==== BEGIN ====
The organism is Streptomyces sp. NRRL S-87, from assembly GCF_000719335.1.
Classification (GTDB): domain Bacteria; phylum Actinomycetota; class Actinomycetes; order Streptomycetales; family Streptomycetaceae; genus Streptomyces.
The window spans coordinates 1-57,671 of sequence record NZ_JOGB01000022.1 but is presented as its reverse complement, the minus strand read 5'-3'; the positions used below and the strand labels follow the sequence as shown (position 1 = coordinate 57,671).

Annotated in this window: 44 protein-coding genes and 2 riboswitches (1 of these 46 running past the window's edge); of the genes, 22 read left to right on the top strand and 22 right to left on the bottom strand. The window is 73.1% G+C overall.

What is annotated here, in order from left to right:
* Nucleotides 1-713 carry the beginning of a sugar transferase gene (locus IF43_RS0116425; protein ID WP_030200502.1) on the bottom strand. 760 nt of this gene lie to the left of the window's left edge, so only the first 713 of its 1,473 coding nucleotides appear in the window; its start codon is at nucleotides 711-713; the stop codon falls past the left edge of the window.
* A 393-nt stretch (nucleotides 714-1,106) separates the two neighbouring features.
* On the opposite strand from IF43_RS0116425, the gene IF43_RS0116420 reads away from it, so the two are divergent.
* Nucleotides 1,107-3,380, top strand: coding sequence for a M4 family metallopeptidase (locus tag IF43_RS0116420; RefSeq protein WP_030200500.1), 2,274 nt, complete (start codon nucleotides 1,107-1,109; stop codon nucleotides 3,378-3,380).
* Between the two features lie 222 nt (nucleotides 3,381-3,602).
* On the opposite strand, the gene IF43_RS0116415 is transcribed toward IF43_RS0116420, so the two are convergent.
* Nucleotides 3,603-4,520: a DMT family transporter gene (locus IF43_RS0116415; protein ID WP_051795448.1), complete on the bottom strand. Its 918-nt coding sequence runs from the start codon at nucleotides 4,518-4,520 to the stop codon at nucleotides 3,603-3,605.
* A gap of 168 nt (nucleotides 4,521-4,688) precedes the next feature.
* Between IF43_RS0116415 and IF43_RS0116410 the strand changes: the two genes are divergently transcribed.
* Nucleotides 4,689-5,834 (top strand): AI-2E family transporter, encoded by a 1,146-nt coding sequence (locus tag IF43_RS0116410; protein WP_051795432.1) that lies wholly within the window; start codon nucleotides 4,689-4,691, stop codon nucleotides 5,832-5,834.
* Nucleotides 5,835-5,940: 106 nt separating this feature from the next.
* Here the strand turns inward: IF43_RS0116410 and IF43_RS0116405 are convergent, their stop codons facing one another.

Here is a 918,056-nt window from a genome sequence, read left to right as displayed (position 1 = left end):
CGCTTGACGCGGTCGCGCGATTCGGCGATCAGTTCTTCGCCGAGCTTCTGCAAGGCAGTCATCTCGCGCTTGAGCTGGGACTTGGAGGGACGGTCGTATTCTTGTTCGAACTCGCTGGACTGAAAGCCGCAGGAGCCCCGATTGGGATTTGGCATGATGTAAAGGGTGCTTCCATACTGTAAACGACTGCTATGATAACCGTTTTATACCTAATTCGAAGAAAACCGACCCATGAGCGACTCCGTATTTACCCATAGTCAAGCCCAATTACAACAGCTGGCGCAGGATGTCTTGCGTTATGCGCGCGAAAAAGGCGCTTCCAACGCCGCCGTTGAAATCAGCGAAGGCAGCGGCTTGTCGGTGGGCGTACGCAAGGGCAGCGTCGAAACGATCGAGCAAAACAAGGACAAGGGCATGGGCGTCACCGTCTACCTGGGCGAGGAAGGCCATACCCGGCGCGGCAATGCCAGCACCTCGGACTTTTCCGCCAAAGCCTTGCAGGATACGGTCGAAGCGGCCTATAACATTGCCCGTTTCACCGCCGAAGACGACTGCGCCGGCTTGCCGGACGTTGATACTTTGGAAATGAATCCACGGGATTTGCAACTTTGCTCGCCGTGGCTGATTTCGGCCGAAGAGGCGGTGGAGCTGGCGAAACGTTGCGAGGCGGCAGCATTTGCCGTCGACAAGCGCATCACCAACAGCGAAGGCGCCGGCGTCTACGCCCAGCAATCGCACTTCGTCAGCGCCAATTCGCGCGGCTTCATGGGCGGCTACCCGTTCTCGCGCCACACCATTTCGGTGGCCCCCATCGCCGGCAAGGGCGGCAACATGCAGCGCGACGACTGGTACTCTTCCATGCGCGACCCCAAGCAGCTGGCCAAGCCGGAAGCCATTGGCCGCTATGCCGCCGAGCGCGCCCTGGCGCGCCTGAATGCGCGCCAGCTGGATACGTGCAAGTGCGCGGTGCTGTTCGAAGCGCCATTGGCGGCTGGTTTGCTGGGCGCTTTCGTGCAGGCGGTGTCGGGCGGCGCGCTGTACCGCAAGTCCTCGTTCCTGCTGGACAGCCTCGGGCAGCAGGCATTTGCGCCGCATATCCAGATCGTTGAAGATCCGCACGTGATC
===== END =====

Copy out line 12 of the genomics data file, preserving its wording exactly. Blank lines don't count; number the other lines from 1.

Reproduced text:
* Nucleotides 3,603-4,520: a DMT family transporter gene (locus IF43_RS0116415; protein ID WP_051795448.1), complete on the bottom strand. Its 918-nt coding sequence runs from the start codon at nucleotides 4,518-4,520 to the stop codon at nucleotides 3,603-3,605.